Last month, I noticed that a number of you entered gluten-free adaptations of the cake recipe, so this month I thought I’d make it simpler for you and provide a gluten-free recipe for Walnut Poppy Seed Cake.
With Easter at the end of this month and spring in sight, I think of my grandmother’s baking, and poppy seeds and walnuts her favourite ingredients, whether for nut rolls, egg breads or other sweet concoctions.
This recipe is for a typical central European style of cake – a very simple one-layer torte that leaves room for creative plating. It can be served with just a dollop of whipped cream or sweetened sour cream, or how about blood orange segments and fresh raspberries?
GLUTEN FREE WALNUT POPPY SEED CAKE
Makes 1 9-inch cake
1 1/4 cups (6 oz) walnut pieces
3/4 cup poppy seeds*
1 cup sugar
2/3 cup unsalted butter at room temperature
5 eggs at room temperature, separated
1 tsp vanilla extract
½ cup whipping cream
1. Preheat the oven to 350F. Grease a 9-inch springform pan and sprinkle the bottom and sides with sugar, tapping out any excess.
2. Pulse the walnuts, poppy seeds and 1/3 cup of the sugar in a food processor until finely ground.
3. Beat the butter and 1/3 cup of the sugar until light and fluffy. Add the egg yolks and vanilla and beat until well-blended.
4. In a separate bowl, whip the egg whites until foamy, then slowly pour in the remaining 1/3 cup of sugar and whip until the whites hold a soft peak. Fold the whites into the butter mixture. Fold in the ground nuts and poppy seeds and fold until incorporated. Spoon about a third of a cup of this batter into the cream and then fold this into the batter. Pour the batter into the prepared pan and bake for about 45 minutes, until a tester inserted in the centre of the cake comes out clean. Cool the cake to room temperature, and then chill it completely before removing from the pan and serving.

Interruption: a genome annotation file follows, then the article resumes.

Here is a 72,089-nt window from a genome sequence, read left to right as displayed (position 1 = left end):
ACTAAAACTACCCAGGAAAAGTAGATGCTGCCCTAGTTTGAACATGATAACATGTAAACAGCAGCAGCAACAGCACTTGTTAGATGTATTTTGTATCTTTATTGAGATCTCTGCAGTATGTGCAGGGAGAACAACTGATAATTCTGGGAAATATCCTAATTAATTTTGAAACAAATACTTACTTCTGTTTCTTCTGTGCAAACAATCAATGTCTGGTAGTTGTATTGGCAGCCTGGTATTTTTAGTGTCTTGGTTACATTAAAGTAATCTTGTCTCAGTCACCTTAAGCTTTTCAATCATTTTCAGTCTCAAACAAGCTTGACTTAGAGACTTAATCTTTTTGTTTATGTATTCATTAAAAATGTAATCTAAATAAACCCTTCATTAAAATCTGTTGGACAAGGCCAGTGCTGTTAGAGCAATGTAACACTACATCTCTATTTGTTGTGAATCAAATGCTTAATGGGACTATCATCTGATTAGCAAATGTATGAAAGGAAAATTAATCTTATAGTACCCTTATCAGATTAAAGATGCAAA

The cake will keep for up to 3 days refrigerated.
* If you have access to ground poppy seeds from an eastern European grocery, those are preferable (and can be used in the same measure), but the recipe does work deliciously well with regular whole poppy seeds.
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Professionally trained pastry chef Anna Olson is the host of Food Network's Bake with Anna Olson. Anna’s culinary philosophy is based on a common-sense approach of cooking and baking with the seasons, as well as respecting the ingredients, the technique and the process of sharing with others through food. Most of all, cooking and baking should be fun!
by Anna Olson